Julian vanishes to the back of the crowd as James holds court. James navigates the crowd with ease, making scathing and at the same time hilarious rejoinders about the people seated at the tables. He tells me that the people here are immensely warm, although that is really typical of all of Malaysia outside the big cities. As he shakes everyone’s hands, he jokes that nothing makes these people happier than shaking each others’ hands, the people we encounter oblivious to the intent of his remarks.
James motions to the elderly women politely seated near the wall, telling me that they are the ideal candidates for a single man, provided I am in the market for women 80 years or older. He interspersed his comedic remarks with more serious rejoinders pertaining to the history and identity of the people about which he has written a lot.
The Kelabit highlanders used to run headhunting raids against each other until the Christian missionaries ended it, although no one is looking back to that period with a sense of loss. Particularly intense conflicts resonated over time as an aftereffect of large raids, which caused tremendous disruption to the social fabric in the region.
He tugs at my shirt, instructing me to sit down at a table in the centre of the room, although shortly thereafter I am commandeered towards the table where town dignitaries are sitting, immediately next to the area’s political heavyweights.
I think it would be safe to say that the evening is just focused on the self-congratulatory machinations of the old boy’s club of local activists and low-level government dignitaries seated at the next table, although the men may in fact be doing some good. Nevertheless, it would also be difficult to imagine that the bulk of the audience present would actually feel that passionate about their self-important droning. In any case, the bigger challenge in maintaining local culture is the ability to create traction with the younger generation, few of whom I see present at the gathering.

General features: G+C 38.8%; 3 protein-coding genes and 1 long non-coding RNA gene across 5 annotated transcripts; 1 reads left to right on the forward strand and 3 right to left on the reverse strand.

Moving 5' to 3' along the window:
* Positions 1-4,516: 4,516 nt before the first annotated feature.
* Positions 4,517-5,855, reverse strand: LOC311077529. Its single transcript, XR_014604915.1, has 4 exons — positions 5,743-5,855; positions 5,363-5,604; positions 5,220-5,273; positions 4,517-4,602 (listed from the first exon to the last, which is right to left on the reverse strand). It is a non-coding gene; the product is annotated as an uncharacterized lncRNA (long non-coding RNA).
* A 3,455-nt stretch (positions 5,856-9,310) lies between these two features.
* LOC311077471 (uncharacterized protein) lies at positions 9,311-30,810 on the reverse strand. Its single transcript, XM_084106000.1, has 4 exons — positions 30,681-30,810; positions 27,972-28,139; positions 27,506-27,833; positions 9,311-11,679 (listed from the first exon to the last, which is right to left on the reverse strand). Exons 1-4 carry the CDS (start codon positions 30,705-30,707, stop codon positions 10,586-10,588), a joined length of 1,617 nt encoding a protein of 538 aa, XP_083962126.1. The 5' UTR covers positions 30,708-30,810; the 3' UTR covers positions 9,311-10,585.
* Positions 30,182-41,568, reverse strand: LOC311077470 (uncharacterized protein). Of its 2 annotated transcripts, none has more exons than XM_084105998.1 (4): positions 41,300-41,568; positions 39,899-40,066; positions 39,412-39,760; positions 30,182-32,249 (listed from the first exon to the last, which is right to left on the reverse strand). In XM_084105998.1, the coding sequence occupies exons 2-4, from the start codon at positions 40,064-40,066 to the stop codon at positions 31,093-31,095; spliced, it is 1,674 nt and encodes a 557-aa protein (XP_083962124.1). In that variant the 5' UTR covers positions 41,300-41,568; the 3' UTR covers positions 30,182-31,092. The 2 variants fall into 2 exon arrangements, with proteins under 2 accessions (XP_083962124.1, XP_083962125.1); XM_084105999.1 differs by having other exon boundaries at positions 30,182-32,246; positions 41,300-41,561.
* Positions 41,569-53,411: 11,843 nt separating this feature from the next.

I understand far too little Malay to make out much in the speeches being given. Once the speeches are finally over, several traditional dances unfold. Some of the dignitaries and a handful of younger people in varying formations broach the stage in traditional-looking outfits and headdresses, gyrating in slow motion and bearing buluh manangang baskets, which traditionally used to be made of hornbill feathers.
An older couple ascends the stage, one from either side, the man slowly mimicking the slow contortions of the hornbill, while the woman shifts her weight back and forth, swinging the now synthetic feather-lined basket.
We enjoy a dinner of rice with a number of bland side dishes, somewhat sour shredded palm hearts, banana leaves stuffed with ample mixes of cooked and mashed red and white rice, tubes of sticky rice, and bamboo-stewed chicken as well as deep fried fish representing the protein dishes.
The evening concludes with the core dignitaries at the cultural event being presented with prizes, although by the tail end of the presentation, most of the audience has left, not that this has been the most riveting evening imaginable. Looking around the assembled crowd, I see only one young pair of foreigners, and they may be working for some NGO. I wonder if there were any Malays present who would feel uncomfortable at the Christian references of the presentation.
One of the women sitting across from me, Lucy, mentions that she is writing a piece on traditional sports. I offer to help redact it, but it seems it may be too late to do so now. I also don’t want to have to trek all the way to the far side of the town to visit the Labang homestay she owns on the other side of the airport just for this purpose. She looks at me almost admonishingly, demanding that I at least come by her place, but she is so far from Sinah Rang’s place …
After errantly getting into someone else’s truck in the darkness of the parking lot, I ask Julian whether the members in the community are competing with each other for tourist funds. He demurs emphatically but I somehow don’t believe him, as I sense undercurrents of resentment when I voice allegiance with particular community members.
He tells me he disappeared to the back of the crowd during the event, as he couldn’t take the tedious droning of the politicians. We drive back in the darkness, Julian waving dismissively to the bars opposing each other on the main road. Drinking is something some people still do, such as the Iban people, but since the Kelabit people were evangelized, drinking is taboo.
The volunteers may have the best of intentions, but these intentions become somewhat irrelevant when the girls seem to spend almost 2 ½ hours in and out of the bathroom, which is immediately next to my room …